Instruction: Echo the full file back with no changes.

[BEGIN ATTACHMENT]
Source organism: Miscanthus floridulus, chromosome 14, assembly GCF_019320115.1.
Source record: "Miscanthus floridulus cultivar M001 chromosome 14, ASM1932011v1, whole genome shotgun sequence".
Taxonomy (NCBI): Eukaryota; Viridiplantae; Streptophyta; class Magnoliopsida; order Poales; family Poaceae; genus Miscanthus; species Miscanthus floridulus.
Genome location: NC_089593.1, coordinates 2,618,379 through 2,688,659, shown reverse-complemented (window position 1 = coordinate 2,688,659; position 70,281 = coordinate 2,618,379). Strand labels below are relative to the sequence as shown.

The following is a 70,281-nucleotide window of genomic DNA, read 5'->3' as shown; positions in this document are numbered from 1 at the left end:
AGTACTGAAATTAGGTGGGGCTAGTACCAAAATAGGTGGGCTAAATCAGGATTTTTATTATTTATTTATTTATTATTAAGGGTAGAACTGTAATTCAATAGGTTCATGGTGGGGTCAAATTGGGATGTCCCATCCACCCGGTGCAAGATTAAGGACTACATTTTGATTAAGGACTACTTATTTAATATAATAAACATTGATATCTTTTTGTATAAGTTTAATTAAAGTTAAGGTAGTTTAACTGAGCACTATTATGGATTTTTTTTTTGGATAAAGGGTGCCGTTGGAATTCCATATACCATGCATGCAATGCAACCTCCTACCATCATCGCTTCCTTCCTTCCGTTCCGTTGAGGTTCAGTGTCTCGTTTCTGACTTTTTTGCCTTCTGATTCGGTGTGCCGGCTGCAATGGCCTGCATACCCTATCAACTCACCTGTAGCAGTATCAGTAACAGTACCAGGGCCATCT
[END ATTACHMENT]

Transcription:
Source organism: Miscanthus floridulus, chromosome 14, assembly GCF_019320115.1.
Source record: "Miscanthus floridulus cultivar M001 chromosome 14, ASM1932011v1, whole genome shotgun sequence".
Taxonomy (NCBI): Eukaryota; Viridiplantae; Streptophyta; class Magnoliopsida; order Poales; family Poaceae; genus Miscanthus; species Miscanthus floridulus.
Genome location: NC_089593.1, coordinates 2,618,379 through 2,688,659, shown reverse-complemented (window position 1 = coordinate 2,688,659; position 70,281 = coordinate 2,618,379). Strand labels below are relative to the sequence as shown.

The following is a 70,281-nucleotide window of genomic DNA, read 5'->3' as shown; positions in this document are numbered from 1 at the left end:
AGTACTGAAATTAGGTGGGGCTAGTACCAAAATAGGTGGGCTAAATCAGGATTTTTATTATTTATTTATTTATTATTAAGGGTAGAACTGTAATTCAATAGGTTCATGGTGGGGTCAAATTGGGATGTCCCATCCACCCGGTGCAAGATTAAGGACTACATTTTGATTAAGGACTACTTATTTAATATAATAAACATTGATATCTTTTTGTATAAGTTTAATTAAAGTTAAGGTAGTTTAACTGAGCACTATTATGGATTTTTTTTTTGGATAAAGGGTGCCGTTGGAATTCCATATACCATGCATGCAATGCAACCTCCTACCATCATCGCTTCCTTCCTTCCGTTCCGTTGAGGTTCAGTGTCTCGTTTCTGACTTTTTTGCCTTCTGATTCGGTGTGCCGGCTGCAATGGCCTGCATACCCTATCAACTCACCTGTAGCAGTATCAGTAACAGTACCAGGGCCATCT